72 High Holborn WC1V 6LS
Nearest tube: Holborn 0.2 miles
Nearest attraction: Covent Garden 0.7 miles
A pleasant-looking Victorian pub on a busy London corner. In other words: nothing to write home about – until you spot this understated plaque outside the front door.
EST: 16th century. Monarch: Henry VIII (probably)
One of the most significant episodes in British history was when we decided to decapitate the king – the KING, mind you – and put our trust instead into the rather dreary Oliver Cromwell. After his death in 1658 Cromwell lay in state, king-like (hypocrite) before his burial at Westminster Abbey.
According to the plaque outside the Old Red Lion, Cromwell’s body was kept in the cellars of this pub for a few days after his death, which occurred on September 3 1658. This is just as likely as if a cortege carrying our current head of state’s coffin were to park outside a pub while the undertakers stopped off for a quick pint. However, it seems that the story may be true – but the dates are wrong.
The late Oliver Cromwell’s little detour to the Old Red Lion probably occurred in 1661 after Charles II had been restored to the throne. Charles – understandably a bit miffed about Cromwell having orchestrated the execution of his father, Charles I – decided to have Cromwell’s corpse exhumed, hanged and decapitated. So Cromwell’s body and the corpse of one of his late cronies were taken from Westminster Abbey and loaded up on a cart. But on their way to the hanging, the little group stopped off at The Old Red Lion either for a drink, an overnight rest or to await the arrival of a third body. Some even say that Cromwell was eventually buried beneath or near the Old Red Lion. So one way or another, history definitely happened at this pub.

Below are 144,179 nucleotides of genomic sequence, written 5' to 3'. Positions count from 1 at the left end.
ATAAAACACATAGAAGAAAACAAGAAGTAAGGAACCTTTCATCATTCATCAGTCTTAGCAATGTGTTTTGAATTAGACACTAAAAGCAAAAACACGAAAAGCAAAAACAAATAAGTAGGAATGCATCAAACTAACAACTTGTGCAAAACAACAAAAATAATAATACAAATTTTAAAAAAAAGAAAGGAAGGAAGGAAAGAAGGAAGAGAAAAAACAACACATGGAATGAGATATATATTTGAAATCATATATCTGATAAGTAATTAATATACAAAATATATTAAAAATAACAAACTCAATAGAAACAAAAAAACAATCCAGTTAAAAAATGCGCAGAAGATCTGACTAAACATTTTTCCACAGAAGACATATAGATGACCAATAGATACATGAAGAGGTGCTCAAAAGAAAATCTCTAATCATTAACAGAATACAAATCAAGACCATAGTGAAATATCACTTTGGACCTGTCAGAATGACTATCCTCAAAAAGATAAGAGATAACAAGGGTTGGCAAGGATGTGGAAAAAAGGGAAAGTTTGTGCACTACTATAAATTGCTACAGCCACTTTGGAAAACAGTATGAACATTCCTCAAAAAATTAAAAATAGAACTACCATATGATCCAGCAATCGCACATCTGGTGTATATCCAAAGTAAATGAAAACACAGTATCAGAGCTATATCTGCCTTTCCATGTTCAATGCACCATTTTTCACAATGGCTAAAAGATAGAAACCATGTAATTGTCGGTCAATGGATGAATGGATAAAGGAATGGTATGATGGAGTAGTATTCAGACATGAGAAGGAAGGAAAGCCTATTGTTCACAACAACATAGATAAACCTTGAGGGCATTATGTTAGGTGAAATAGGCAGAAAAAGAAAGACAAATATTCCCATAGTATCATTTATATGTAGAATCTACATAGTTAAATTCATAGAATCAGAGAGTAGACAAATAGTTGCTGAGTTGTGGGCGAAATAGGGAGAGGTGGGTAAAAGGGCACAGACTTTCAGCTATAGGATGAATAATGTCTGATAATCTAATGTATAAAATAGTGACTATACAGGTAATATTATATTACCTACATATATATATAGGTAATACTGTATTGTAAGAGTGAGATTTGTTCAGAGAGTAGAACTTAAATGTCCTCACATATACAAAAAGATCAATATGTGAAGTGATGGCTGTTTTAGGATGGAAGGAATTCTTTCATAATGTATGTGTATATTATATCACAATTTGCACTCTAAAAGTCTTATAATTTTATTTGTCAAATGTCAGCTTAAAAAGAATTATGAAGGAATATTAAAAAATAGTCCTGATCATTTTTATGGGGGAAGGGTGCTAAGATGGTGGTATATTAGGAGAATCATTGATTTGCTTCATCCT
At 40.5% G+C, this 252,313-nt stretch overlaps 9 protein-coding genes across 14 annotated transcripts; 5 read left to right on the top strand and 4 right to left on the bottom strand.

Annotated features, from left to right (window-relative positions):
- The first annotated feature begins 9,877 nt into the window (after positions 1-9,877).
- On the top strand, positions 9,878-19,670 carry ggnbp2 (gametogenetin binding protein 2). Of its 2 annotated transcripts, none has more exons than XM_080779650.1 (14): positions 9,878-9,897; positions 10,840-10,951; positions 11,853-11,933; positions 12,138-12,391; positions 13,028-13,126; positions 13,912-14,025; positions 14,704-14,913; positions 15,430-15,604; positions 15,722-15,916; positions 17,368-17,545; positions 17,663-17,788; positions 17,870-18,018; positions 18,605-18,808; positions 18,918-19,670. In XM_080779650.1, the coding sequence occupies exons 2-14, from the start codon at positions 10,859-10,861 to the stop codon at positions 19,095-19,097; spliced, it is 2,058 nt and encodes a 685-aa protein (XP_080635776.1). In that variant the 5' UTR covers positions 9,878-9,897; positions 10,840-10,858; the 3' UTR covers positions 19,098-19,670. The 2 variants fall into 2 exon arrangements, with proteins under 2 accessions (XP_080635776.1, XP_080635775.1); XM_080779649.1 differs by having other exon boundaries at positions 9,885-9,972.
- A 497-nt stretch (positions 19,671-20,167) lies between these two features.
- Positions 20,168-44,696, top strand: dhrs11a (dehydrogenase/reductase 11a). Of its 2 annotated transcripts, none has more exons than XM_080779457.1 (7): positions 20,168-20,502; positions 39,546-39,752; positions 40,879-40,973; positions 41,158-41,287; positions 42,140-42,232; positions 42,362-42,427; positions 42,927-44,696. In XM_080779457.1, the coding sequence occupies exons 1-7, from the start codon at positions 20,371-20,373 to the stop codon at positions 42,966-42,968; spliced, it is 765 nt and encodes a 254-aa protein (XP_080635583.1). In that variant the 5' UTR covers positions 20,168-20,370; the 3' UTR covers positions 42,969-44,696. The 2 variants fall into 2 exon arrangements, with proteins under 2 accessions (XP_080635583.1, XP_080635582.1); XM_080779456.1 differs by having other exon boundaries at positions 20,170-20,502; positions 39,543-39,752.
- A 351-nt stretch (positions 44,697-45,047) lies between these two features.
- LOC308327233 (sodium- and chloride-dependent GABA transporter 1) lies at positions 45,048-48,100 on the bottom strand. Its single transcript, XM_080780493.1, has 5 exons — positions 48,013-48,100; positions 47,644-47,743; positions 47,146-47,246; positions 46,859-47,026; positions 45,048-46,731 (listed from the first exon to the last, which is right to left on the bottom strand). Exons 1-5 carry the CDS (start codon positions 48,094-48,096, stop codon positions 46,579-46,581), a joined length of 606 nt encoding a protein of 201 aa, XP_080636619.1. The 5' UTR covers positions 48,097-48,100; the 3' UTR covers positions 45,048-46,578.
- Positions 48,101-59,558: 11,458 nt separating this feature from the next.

The shallow corner plot of this friendly pub creates an L-shaped bar where there’s no room for tables. Consequently everyone stands up or perches on bar stools which makes for a pleasantly buzzing atmosphere.
The other stuff
Brewery: Greene King
Open: Every day except Sunday
Food: Midday till 2.30pm
Upstairs there’s an atmospheric room named, obviously, the Cromwell Room. Sadly, the cellars where Cromwell’s body is said to have lain have not yet been opened up for Hallowe’en parties and history talks. They’ve definitely missed a trick there.
And go to: King Who? for more info about the monarchs mentioned in this blog.